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Latest Lotic ecosystems Stories

2011-01-03 15:02:26

When engineers restore rivers, one Kansas State University professor hopes they'll keep a smaller engineer in mind: the North American beaver. Beavers are often called ecosystem engineers because they can radically alter stream or valley bottom ecosystems, said Melinda Daniels, an associate professor of geography who recently studied the connection between beavers and river restoration. Beaver dams create diverse river landscapes, she said, and can turn a single-thread channel stream into a...

2010-11-04 01:16:29

Alterations lead to ecological degradation The amount of water flowing in streams and rivers has been significantly altered in nearly 90 percent of waters that were assessed in a new nationwide USGS study. Flow alterations are a primary contributor to degraded river ecosystems and loss of native species. "This USGS assessment provides the most geographically extensive analysis to date of stream flow alteration," said Bill Werkheiser, USGS Associate Director for Water. "Findings show the...

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2010-04-06 11:58:17

New research by a team of ecologists and hydrologists shows that water temperatures are increasing in many streams and rivers throughout the United States. The research, published in the journal Frontiers in Ecology and the Environment, documents that 20 major U.S. streams and rivers "“ including such prominent rivers as the Colorado, Potomac, Delaware, and Hudson "“ have shown statistically significant long-term warming. By analyzing historical records from 40 sites located...

2010-01-14 19:59:25

A team from the Department of Plant Biology and Ecology at the University of the Basque Country (UPV/EHU) are focusing their research on the study of the ecology of rivers. The person in charge is Mr Jesús Pozo. For more than twenty years this team has been trying to identify links between the ecology and functioning of rivers and the surrounding terrestrial environment because, when all is said and done, rivers are like the excretory apparatus of the continents, just like...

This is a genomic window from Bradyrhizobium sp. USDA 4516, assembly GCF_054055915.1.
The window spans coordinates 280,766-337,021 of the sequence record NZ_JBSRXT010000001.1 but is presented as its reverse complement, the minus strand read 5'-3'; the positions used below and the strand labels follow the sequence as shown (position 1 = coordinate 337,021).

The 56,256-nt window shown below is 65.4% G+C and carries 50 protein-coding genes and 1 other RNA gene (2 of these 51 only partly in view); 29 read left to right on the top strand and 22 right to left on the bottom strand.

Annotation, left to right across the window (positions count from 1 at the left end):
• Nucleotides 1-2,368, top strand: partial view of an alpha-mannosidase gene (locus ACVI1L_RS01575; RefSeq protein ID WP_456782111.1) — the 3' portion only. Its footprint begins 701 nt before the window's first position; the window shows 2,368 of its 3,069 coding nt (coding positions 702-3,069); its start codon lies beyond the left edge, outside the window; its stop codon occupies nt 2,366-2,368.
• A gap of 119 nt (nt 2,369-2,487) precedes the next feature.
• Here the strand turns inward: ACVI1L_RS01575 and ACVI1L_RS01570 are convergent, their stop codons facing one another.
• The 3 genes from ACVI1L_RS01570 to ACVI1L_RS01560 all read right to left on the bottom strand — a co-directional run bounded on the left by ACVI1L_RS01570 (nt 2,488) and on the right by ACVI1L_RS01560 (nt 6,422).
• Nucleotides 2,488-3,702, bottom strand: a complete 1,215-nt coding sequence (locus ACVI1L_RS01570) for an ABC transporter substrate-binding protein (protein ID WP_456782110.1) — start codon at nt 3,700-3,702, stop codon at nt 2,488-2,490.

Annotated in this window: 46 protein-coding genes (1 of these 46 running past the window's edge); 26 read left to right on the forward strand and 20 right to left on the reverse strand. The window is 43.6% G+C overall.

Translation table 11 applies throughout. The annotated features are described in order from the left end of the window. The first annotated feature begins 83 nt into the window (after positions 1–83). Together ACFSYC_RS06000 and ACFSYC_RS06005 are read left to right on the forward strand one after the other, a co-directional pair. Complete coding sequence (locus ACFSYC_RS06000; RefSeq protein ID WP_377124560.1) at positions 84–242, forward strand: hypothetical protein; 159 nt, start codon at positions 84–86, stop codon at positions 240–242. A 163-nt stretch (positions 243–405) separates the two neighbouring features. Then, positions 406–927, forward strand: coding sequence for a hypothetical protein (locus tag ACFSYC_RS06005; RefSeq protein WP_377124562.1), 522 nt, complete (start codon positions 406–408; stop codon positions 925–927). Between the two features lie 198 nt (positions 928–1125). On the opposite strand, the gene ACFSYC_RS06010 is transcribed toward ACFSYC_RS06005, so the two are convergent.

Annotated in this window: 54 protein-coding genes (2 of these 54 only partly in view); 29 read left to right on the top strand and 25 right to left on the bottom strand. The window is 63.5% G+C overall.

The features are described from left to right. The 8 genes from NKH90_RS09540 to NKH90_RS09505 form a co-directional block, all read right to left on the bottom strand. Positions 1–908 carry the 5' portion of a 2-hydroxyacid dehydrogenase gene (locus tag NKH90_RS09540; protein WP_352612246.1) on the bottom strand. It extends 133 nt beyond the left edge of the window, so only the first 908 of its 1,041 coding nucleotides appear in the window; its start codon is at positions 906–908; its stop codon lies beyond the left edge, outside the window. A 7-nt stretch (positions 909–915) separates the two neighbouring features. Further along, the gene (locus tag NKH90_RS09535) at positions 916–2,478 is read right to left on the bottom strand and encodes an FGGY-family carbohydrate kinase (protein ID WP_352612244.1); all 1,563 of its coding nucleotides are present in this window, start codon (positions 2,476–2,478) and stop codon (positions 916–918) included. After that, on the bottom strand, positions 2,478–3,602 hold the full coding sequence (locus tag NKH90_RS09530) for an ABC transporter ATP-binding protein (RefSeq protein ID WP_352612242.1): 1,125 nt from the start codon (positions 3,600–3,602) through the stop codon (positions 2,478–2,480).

2009-11-24 16:51:20

Discovery identifies aquatic bacteria as possible markers for monitoring Arctic climate change New research on bacterial communities throughout six large Arctic river ecosystems reveals predictable temporal patterns, suggesting that scientists could use these communities as markers for monitoring climate change in the polar regions. The study, published this week in the Proceedings of the National Academy of Sciences Early Edition, shows that bacterial communities in the six rivers shifted...

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2008-11-18 10:39:41

Marginal plants, particularly trees, play a crucial role in sustaining the biodiversity of Europe's big river systems, according to a recently held workshop organized by the European Science Foundation (ESF). This finding provides important clues for protecting Europe's rivers against a combined onslaught from human development and climate change, which are tampering with existing ecosystems and changing both the physical and biological forces acting upon them. Both aquatic plants (living in...

2008-08-20 03:00:25

By Cain, Michelle L Lauer, Thomas E; Lau, Jamie K ABSTRACT. - One hundred and twenty five sites from 91 rivers and streams in Indiana were evaluated from 1990-2005 to determine grass pickerel Esox americanus vermiculatus habitat use. Macro-habitat analysis was conducted using the Qualitative Habitat Evaluation Index (QHEI) and had no significant relationship with grass pickerel catch. However, the individual components that made up the QHEI metric of "pool/glide and riffle/run quality" were...

2008-03-26 16:21:50

Humans have regularly been introducing exotic species into natural environments in order to provide for their nutritional necessities or meet less indispensable purposes such as horticulture, fishing or hunting. However, the particular environments are not always adapted for hosting new arrivals. Past introduction attempts, such as that of wild rabbit into Australia or brown fario trout into Southern hemisphere water courses, led to an awareness that these different species, qualified by...


Word of the Day
snash
  • To talk saucily.
  • Insolent, opprobrious language; impertinent abuse.
This word is Scots in origin and probably imitative.